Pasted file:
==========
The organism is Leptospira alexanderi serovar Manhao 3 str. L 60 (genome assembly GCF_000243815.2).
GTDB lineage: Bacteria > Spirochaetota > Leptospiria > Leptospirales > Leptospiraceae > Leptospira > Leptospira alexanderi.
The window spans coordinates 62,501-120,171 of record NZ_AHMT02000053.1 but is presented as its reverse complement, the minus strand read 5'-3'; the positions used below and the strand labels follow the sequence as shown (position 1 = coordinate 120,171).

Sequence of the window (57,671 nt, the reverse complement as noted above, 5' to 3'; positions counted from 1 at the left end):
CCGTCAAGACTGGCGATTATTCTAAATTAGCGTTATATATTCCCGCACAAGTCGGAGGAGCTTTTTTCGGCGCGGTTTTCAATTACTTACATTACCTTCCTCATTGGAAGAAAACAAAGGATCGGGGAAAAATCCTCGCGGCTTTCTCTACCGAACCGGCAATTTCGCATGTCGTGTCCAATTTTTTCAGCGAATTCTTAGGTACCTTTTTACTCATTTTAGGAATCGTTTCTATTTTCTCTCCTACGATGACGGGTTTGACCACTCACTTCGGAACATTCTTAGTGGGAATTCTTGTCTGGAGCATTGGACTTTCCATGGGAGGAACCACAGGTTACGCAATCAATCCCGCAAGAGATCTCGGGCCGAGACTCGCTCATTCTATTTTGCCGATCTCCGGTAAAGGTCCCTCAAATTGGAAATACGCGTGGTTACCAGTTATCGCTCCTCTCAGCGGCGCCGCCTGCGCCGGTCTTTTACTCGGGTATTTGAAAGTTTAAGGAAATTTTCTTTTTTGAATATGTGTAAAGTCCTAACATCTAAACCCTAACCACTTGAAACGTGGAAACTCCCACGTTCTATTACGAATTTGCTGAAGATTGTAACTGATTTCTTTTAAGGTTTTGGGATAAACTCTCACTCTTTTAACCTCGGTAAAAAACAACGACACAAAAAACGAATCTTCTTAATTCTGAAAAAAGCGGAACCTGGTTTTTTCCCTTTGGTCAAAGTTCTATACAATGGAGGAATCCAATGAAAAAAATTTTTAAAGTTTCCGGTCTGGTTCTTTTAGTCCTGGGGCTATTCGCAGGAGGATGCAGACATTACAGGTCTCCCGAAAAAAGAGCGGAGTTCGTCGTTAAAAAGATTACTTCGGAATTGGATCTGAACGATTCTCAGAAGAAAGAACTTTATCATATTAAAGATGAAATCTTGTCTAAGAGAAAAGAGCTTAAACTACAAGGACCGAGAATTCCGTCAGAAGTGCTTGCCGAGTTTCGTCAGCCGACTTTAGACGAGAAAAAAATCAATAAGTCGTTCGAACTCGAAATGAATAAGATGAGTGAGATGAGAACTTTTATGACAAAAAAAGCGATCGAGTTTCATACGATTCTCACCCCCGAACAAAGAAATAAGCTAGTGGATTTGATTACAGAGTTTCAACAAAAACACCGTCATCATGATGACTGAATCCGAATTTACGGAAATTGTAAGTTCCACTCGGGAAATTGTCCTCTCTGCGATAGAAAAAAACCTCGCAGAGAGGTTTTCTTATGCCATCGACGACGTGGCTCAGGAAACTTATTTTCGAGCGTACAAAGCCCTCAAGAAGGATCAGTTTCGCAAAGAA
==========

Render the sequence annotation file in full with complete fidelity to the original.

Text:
The organism is Leptospira alexanderi serovar Manhao 3 str. L 60 (genome assembly GCF_000243815.2).
GTDB lineage: Bacteria > Spirochaetota > Leptospiria > Leptospirales > Leptospiraceae > Leptospira > Leptospira alexanderi.
The window spans coordinates 62,501-120,171 of record NZ_AHMT02000053.1 but is presented as its reverse complement, the minus strand read 5'-3'; the positions used below and the strand labels follow the sequence as shown (position 1 = coordinate 120,171).

Sequence of the window (57,671 nt, the reverse complement as noted above, 5' to 3'; positions counted from 1 at the left end):
CCGTCAAGACTGGCGATTATTCTAAATTAGCGTTATATATTCCCGCACAAGTCGGAGGAGCTTTTTTCGGCGCGGTTTTCAATTACTTACATTACCTTCCTCATTGGAAGAAAACAAAGGATCGGGGAAAAATCCTCGCGGCTTTCTCTACCGAACCGGCAATTTCGCATGTCGTGTCCAATTTTTTCAGCGAATTCTTAGGTACCTTTTTACTCATTTTAGGAATCGTTTCTATTTTCTCTCCTACGATGACGGGTTTGACCACTCACTTCGGAACATTCTTAGTGGGAATTCTTGTCTGGAGCATTGGACTTTCCATGGGAGGAACCACAGGTTACGCAATCAATCCCGCAAGAGATCTCGGGCCGAGACTCGCTCATTCTATTTTGCCGATCTCCGGTAAAGGTCCCTCAAATTGGAAATACGCGTGGTTACCAGTTATCGCTCCTCTCAGCGGCGCCGCCTGCGCCGGTCTTTTACTCGGGTATTTGAAAGTTTAAGGAAATTTTCTTTTTTGAATATGTGTAAAGTCCTAACATCTAAACCCTAACCACTTGAAACGTGGAAACTCCCACGTTCTATTACGAATTTGCTGAAGATTGTAACTGATTTCTTTTAAGGTTTTGGGATAAACTCTCACTCTTTTAACCTCGGTAAAAAACAACGACACAAAAAACGAATCTTCTTAATTCTGAAAAAAGCGGAACCTGGTTTTTTCCCTTTGGTCAAAGTTCTATACAATGGAGGAATCCAATGAAAAAAATTTTTAAAGTTTCCGGTCTGGTTCTTTTAGTCCTGGGGCTATTCGCAGGAGGATGCAGACATTACAGGTCTCCCGAAAAAAGAGCGGAGTTCGTCGTTAAAAAGATTACTTCGGAATTGGATCTGAACGATTCTCAGAAGAAAGAACTTTATCATATTAAAGATGAAATCTTGTCTAAGAGAAAAGAGCTTAAACTACAAGGACCGAGAATTCCGTCAGAAGTGCTTGCCGAGTTTCGTCAGCCGACTTTAGACGAGAAAAAAATCAATAAGTCGTTCGAACTCGAAATGAATAAGATGAGTGAGATGAGAACTTTTATGACAAAAAAAGCGATCGAGTTTCATACGATTCTCACCCCCGAACAAAGAAATAAGCTAGTGGATTTGATTACAGAGTTTCAACAAAAACACCGTCATCATGATGACTGAATCCGAATTTACGGAAATTGTAAGTTCCACTCGGGAAATTGTCCTCTCTGCGATAGAAAAAAACCTCGCAGAGAGGTTTTCTTATGCCATCGACGACGTGGCTCAGGAAACTTATTTTCGAGCGTACAAAGCCCTCAAGAAGGATCAGTTTCGCAAAGAA